Differentiating pluripotent stem cells in vitro have proven useful for the study of developmental toxicity. Here, we studied the effects of anticonvulsant drug exposure in a human embryonic stem cell (hESC)-based neurodevelopmental toxicity test (hESTn). During neural differentiation the cells were exposed, for either 1 or 7 days, to noncytotoxic concentration ranges of valproic acid (VPA) or carbamazepine (CBZ), antiepileptic drugs known to cause neurodevelopmental toxicity. The effects observed on gene expression and correlated processes and pathways were in line with processes associated with neural development and pharmaceutical mode of action. In general, VPA showed a higher number of genes and molecular pathways affected than CBZ. The response kinetics differed between both compounds, with CBZ showing higher response magnitudes at day 1, versus VPA at day 7. With this study, we demonstrated the potential and biological relevance of the application of this hESC-based differentiation assay in combination with transcriptomics, as a tool to study neurodevelopmental toxicity.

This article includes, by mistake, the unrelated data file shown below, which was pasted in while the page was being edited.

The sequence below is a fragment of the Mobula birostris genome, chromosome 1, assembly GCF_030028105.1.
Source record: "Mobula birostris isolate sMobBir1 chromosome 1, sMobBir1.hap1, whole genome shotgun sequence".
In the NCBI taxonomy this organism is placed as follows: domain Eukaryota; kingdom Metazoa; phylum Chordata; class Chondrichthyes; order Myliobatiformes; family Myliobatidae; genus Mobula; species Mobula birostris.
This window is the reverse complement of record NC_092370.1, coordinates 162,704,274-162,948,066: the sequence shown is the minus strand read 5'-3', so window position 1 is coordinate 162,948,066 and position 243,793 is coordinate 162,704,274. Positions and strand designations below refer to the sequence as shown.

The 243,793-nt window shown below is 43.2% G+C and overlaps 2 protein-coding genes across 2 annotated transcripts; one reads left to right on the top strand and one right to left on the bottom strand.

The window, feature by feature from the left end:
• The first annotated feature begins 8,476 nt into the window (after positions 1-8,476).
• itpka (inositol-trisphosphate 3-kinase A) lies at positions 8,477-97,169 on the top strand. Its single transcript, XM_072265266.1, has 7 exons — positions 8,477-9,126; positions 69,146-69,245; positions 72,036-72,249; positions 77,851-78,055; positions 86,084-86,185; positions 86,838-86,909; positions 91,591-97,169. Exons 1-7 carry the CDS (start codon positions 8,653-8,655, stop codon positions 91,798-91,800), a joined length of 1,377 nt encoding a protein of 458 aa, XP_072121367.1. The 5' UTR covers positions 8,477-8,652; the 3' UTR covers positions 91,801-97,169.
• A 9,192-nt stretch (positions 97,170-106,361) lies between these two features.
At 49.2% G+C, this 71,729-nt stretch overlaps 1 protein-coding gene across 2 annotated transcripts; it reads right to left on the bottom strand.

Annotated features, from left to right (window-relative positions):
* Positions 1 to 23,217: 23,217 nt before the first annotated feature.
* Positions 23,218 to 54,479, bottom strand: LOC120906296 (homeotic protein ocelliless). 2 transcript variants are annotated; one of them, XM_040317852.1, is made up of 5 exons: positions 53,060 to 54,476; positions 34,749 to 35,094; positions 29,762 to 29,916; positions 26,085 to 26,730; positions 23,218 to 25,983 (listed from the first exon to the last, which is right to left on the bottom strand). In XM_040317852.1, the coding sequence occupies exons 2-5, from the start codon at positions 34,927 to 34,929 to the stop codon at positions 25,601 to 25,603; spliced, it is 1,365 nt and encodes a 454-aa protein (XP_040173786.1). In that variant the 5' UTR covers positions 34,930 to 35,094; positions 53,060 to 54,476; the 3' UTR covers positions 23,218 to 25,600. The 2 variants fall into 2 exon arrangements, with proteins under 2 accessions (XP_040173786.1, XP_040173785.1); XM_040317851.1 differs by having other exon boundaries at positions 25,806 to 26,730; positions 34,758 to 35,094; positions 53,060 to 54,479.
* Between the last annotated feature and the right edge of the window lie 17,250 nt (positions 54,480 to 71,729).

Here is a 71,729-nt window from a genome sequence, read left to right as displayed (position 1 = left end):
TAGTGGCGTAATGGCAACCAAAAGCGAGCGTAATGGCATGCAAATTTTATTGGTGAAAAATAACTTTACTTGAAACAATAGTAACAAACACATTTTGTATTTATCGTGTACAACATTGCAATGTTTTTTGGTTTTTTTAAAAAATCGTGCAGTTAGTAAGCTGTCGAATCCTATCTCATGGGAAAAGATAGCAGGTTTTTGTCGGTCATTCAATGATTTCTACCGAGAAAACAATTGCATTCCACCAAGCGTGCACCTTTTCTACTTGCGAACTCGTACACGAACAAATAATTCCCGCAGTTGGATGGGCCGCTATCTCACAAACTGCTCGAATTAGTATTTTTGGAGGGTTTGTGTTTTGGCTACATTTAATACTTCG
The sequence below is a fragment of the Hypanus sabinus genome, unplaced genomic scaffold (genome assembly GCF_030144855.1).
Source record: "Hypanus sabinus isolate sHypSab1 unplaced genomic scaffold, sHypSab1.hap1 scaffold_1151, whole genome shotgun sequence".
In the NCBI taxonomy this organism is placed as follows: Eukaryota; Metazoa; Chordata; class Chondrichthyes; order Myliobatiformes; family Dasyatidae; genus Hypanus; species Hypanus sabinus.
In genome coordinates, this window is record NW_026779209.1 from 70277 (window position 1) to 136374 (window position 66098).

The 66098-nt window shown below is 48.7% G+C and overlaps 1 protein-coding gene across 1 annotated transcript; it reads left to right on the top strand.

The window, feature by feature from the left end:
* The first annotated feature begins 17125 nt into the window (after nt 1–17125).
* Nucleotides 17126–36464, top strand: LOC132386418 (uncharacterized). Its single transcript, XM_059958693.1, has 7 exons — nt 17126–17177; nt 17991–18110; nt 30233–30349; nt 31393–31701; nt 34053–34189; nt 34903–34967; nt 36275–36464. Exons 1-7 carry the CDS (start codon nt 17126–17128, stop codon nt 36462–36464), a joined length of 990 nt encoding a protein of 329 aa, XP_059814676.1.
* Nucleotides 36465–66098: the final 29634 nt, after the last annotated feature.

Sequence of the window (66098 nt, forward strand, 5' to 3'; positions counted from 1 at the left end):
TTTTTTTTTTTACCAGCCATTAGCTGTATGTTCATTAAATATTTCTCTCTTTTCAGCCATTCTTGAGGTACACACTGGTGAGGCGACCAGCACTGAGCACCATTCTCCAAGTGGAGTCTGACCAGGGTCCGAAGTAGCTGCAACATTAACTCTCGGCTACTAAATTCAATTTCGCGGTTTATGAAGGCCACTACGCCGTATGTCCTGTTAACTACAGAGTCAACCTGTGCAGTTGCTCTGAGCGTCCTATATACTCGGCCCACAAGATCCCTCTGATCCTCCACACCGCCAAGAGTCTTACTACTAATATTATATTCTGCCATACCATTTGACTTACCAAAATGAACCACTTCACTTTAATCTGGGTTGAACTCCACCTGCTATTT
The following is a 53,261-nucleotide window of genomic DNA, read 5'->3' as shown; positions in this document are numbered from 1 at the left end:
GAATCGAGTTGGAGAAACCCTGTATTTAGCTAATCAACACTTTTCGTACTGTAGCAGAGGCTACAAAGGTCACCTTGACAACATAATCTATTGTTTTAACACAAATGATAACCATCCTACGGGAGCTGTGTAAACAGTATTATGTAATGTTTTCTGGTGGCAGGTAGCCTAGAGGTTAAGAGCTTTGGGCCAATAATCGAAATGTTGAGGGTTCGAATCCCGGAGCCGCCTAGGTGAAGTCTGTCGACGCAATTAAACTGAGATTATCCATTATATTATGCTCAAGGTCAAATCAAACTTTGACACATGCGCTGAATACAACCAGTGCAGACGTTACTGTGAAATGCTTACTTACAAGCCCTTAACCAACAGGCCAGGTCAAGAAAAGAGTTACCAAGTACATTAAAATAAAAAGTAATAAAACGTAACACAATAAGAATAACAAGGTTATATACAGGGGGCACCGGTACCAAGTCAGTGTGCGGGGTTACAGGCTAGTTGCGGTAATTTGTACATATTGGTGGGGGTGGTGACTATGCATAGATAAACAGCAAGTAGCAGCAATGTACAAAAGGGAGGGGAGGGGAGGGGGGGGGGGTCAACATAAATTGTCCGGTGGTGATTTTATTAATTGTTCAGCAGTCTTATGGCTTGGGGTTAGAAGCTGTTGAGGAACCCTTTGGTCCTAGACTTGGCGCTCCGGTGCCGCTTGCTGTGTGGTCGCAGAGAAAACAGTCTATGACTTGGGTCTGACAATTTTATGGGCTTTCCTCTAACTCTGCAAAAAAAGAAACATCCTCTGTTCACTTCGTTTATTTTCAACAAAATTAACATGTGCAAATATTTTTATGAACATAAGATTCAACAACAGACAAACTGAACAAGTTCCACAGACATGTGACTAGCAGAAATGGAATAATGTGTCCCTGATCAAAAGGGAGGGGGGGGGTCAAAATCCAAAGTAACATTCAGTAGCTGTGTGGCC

Keywords: carbamazepine; human embryonic stem cells; neural differentiation; neurodevelopmental toxicity; transcriptomics; valproic acid.
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